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album review: silverdays

Silverdays is the third studio album by Nashville jangle pop rock group Future Crib. These guys have been making a name for themselves since 2016 with their experimental nature and catchy, relatable song topics, which deal a lot with the troubles of growing up in your late teens and early 20s. Their sonic palate is quite noteworthy as well, infusing elements of grunge-esque indie rock with jangly power-pop and folk tendencies. 

With that being said, this album is a huge left turn for the group. Whilst each project they’ve dropped has always been different from the previous one, this new record is easily their most experimental and ambitious effort yet (not to mention their shortest as well, clocking in at just 13 minutes!). It’s also arguably their softest as well, mainly abandoning their former rock soundscapes in favor of a more experimental and folksy direction. The album also came with the release of what the band describes as a “moving picture art book,” which is a short film that has different visual pieces for each track, but is all filmed inside their home. I highly recommend watching, as it could add another perspective on the record for some. Give it a try!

We also see a slight change in tone with the lyrics. Whilst some of the songs here contain the same themes they’ve sung about on past records, others could possibly be interpreted as more of a meditation on our current social climate, which is evident on the first track here titled Feeling Exchange.  In my personal opinion, the lines “If there’s murder on the TV, Then we can throw a party, And throw back all the love we could use” showcase a desire to spread the message that simple love and understanding for one another could solve a lot of the current issues facing modern-day society. Although this song contains their signature powerpop-style delivery that they’ve showcased on previous efforts, we hear a clear change in style with way more folky instrumentation–almost like a power-pop version of an AJJ song.  

After this song though, it’s off to the races with the experimentation.  For it’s very short runtime, they explore a ton of sounds and song structures, as well as a couple of interludes like “Ouch!” and “Dishes” that contain clips of washing dishes and falling off of skateboards as an attempt for this album to make the listener really feel at home–whether your definition of home is where you live, with your family, or with a close group of friends. This very special element adds such a unique feeling to the record that is very rare to find in a lot of other projects in the same realm as Silverdays. 

Things take a turn for the weirdest (yet oddly satisfying) with the tracks “In the Kitchen” and “A Trip to Mind Mumbling” which deliver the same purpose as the interludes, but with entirely different takes. The former almost sounds like one of the more ambient moments on Wilco’s Yankee Hotel Foxtrot record, as well as some Flaming Lips influence thrown in there as well, with grand pianos playing in the background whilst certain sound effects air out in the background. “A Trip to Mind Mumbling” layers three different vocal tracks, with each one containing a different set of lyrics.  Although both of these songs are quite brief, they make for some of my favorite moments on the record, adding such unique and tasteful soundscapes to level out the rest of the more indie-folk cuts here.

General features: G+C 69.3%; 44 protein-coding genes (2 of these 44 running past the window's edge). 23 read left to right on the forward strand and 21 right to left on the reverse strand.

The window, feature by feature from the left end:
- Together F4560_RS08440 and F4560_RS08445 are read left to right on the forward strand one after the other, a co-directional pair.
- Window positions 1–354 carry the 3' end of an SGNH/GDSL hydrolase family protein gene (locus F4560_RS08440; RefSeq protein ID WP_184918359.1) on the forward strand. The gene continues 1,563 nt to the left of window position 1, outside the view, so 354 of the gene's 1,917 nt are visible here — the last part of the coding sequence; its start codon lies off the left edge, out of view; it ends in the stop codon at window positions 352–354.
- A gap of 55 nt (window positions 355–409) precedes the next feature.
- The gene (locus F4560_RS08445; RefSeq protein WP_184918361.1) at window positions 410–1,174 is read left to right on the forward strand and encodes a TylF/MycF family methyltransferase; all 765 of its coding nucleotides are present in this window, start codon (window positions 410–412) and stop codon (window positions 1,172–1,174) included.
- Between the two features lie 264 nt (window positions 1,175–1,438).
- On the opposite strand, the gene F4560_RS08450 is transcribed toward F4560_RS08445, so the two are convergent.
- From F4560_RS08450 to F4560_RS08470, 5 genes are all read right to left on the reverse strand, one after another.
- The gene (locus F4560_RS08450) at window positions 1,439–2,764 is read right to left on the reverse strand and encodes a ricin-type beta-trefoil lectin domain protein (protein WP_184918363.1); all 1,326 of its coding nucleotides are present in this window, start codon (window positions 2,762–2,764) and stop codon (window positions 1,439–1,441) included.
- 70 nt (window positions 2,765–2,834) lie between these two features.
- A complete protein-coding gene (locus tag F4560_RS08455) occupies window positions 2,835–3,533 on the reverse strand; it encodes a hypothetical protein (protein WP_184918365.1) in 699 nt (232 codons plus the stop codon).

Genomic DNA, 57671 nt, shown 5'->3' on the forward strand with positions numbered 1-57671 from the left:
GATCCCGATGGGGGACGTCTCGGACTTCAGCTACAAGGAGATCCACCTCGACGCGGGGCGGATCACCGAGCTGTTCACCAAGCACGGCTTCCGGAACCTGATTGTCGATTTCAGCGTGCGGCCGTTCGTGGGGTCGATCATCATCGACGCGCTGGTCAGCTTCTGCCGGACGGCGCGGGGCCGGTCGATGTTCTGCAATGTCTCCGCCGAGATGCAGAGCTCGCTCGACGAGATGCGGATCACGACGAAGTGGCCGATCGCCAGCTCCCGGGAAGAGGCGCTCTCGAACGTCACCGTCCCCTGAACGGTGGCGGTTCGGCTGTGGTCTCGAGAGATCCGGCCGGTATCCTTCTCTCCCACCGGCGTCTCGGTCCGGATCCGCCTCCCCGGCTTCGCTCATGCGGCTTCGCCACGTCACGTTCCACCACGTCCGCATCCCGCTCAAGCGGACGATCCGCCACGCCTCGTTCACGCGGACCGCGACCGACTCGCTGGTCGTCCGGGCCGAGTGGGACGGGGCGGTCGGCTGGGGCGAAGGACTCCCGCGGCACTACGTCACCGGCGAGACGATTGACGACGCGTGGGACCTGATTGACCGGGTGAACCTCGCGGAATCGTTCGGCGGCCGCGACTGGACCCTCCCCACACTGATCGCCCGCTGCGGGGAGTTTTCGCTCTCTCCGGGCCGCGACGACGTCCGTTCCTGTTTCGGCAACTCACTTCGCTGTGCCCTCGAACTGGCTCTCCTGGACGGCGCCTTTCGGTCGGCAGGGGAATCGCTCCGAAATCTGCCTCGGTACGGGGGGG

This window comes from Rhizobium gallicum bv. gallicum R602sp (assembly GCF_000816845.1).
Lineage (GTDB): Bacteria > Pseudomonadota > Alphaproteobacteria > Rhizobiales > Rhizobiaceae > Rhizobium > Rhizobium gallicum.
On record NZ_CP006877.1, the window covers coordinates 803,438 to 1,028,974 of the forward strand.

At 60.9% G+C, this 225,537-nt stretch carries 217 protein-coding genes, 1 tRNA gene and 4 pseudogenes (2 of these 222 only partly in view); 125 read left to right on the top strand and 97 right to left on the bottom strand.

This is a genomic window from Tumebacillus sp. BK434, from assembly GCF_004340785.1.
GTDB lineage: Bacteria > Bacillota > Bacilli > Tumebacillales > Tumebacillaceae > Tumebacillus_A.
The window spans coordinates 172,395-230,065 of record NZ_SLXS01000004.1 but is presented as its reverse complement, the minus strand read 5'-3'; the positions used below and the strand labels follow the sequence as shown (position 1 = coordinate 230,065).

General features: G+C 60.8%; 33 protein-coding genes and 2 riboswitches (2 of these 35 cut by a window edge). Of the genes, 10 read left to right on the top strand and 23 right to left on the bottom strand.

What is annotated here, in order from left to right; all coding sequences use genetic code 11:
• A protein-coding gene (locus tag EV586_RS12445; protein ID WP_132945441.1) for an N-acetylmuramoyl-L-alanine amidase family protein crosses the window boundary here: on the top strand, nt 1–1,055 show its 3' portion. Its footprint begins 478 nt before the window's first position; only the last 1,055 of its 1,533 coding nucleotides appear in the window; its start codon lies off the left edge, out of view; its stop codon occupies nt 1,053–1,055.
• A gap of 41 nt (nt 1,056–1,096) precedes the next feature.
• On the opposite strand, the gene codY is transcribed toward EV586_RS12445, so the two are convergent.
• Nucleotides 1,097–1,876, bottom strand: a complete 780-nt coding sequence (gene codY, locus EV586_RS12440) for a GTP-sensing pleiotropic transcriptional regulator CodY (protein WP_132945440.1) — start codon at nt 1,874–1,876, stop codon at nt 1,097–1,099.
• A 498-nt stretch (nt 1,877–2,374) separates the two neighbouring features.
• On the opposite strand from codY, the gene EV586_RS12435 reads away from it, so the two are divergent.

Although “Iceberg” and “Summer Spice are some of the more straightforward cuts on the album, they are still incredibly enjoyable as they continue to build on Future Crib’s usual lyrical themes of confusion, growing up, and friendships but this time with more folk and indie-pop instrumentals. They are still not as loud and as rowdy as previous Future Crib albums like Friends, but they still have catchy and infectious deliveries, giving off the feel of a nice Sunday morning out on your front porch.

My favorite track from this whole project however is the closer, the title-track.  It almost serves as another take on the lyrical themes of “Feeling Exchange,” with more regretful and hopeless lines like: “The golden age is gone and now you can’t pretend, Whatever you did wrong, you can’t make amends, Don’t it feel so lonely when you miss back then?” Interestingly enough, these lines are still delivered in a more upbeat, optimistic inflection. Although the lyrics are quite devastating, the song itself is very nice on the ears and could put anyone in a good mood assuming they don’t know what the song is truly about, which is not very easy to do.

Silverdays might surprise some longtime Future Crib fans, but if you really take the time to sit down with this one and let it consume you, chances are you’re going to find a lot to love about this record like I did. It’s a bit of a slowburner for some who might not be quite used to the sound Future Crib is shooting for here, but considering the total change they’ve implemented into their style and the amount of risks the band took on this (and how many of those risks panned out fantastically), this is an album and a band that anyone who’s a fan of any type of indie music should be keeping on their radar.

Listen to Silverdays here:

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